On a crisp and cool Sunday morning you can’t beat sipping a cappuccino while looking for inspiration at the Magnolia Community Garden. Today’s featured image is a vegetable trellis structure for growing – I decided to snap a photo for future reference in studio. This past week my studio partner, Caleb, and I have explored the concept of a vegetable trellis structure but on a grander scale for the Magnolia park site. What if we show urban horticulture as a vertical garden, a vegetable trellis system, and a horticulture center where the walls are seasonal?
Here are some snapshots of this weekend’s progress in developing this concept:
Our strategy ‘mood’ board includes ideas on vertical gardening that is ornamental or artistic, low cost trellis structures like rope or thin wooden strips, as well as rock garden or water retention to help with site water management.
There is an opportunity to leverage this axis on the site for a pleasant promenade under this trellis structure concept. Can this strategy support community events? Can it encourage more pedestrian foot traffic or perhaps become a popular running route?
We want the building program to have direct access to a pavilion space, or a site opportunity that allows for a flexible and expandable program. Perhaps you aren’t under the Center’s trellis, but the Center is under the Community Trellis with you. Growing together. Think about it.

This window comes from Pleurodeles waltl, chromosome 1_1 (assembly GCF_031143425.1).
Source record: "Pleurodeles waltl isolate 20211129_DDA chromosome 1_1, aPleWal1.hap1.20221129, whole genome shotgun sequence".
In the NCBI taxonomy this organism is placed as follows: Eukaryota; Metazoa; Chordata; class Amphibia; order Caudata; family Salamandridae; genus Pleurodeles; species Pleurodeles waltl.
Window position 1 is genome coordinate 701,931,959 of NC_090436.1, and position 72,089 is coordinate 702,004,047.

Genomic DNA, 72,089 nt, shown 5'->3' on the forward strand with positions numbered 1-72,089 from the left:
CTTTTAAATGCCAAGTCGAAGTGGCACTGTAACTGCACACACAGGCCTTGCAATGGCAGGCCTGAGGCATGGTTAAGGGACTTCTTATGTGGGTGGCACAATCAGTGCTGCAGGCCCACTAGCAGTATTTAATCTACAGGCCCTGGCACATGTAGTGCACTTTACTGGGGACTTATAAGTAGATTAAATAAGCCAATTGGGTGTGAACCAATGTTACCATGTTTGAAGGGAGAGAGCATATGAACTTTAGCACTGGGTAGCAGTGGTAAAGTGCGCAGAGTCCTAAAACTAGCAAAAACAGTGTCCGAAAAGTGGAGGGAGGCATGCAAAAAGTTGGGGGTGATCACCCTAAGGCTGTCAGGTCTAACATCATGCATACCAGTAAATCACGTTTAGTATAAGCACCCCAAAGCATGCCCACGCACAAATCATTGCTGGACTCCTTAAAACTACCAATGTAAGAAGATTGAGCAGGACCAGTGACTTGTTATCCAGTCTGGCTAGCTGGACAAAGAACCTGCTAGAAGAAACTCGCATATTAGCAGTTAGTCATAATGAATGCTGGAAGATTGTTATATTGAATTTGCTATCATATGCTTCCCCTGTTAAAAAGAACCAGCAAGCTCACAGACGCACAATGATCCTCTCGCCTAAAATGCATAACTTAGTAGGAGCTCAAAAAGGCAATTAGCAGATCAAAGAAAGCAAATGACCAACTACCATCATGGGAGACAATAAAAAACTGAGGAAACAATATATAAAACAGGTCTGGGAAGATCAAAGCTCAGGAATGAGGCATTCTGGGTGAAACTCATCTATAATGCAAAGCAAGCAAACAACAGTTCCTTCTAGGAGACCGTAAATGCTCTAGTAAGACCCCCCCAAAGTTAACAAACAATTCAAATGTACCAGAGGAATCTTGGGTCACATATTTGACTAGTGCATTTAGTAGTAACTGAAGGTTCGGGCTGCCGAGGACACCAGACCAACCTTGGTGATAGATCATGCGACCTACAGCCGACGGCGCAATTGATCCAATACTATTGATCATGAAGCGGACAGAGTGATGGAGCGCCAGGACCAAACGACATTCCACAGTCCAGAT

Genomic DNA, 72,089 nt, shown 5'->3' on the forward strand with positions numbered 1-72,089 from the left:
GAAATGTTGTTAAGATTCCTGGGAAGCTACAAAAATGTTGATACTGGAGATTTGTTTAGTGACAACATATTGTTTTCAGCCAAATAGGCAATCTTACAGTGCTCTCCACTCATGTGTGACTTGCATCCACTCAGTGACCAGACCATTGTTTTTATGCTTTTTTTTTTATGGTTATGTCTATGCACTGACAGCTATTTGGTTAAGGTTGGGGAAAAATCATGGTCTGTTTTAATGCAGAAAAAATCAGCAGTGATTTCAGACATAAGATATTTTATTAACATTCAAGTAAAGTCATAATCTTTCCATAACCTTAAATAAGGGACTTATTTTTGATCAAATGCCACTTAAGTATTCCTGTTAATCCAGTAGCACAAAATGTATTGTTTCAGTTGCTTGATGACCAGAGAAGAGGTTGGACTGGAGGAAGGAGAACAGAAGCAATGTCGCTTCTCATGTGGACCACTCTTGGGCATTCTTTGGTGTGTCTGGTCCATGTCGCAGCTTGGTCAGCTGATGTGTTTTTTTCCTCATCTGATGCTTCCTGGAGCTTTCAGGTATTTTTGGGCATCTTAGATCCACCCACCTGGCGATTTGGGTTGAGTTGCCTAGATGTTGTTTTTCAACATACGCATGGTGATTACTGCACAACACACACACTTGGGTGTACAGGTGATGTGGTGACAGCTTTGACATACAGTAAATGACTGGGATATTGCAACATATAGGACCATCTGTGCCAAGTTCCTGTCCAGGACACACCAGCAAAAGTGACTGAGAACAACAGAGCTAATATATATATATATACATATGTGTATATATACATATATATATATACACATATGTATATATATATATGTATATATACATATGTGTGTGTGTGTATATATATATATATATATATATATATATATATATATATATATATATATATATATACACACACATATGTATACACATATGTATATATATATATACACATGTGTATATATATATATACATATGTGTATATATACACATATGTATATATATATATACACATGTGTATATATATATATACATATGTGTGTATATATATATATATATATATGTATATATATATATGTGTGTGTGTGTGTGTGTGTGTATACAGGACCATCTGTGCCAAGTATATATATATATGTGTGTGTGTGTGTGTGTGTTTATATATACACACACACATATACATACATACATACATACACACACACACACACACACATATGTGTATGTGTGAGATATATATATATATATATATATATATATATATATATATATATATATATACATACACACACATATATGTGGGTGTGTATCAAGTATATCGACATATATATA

First things first I’m the trellis(t?). Something something, Hip name. Here we are considering the scale on site with a preliminary massing model. And, some markup doodles. We want to be intentional with the structure, consider shadows casting on plantings, and frame moments on site that highlight the quality efforts of the Parks Conservancy and their community partners who garden on site.
We might be getting slightly ahead of ourselves in design but we are exploring this concept as a way to challenge some of the site specific limitations that we face. We want to address how we can maximize our site presence, provide more resources to the Avondale neighborhood, and yet be conservative with our physical building interior square footage. We’ll see how our arguments hold up and if our concept is a tad bit farfetched or not when we have our next meeting this week!
Enjoy your Monday.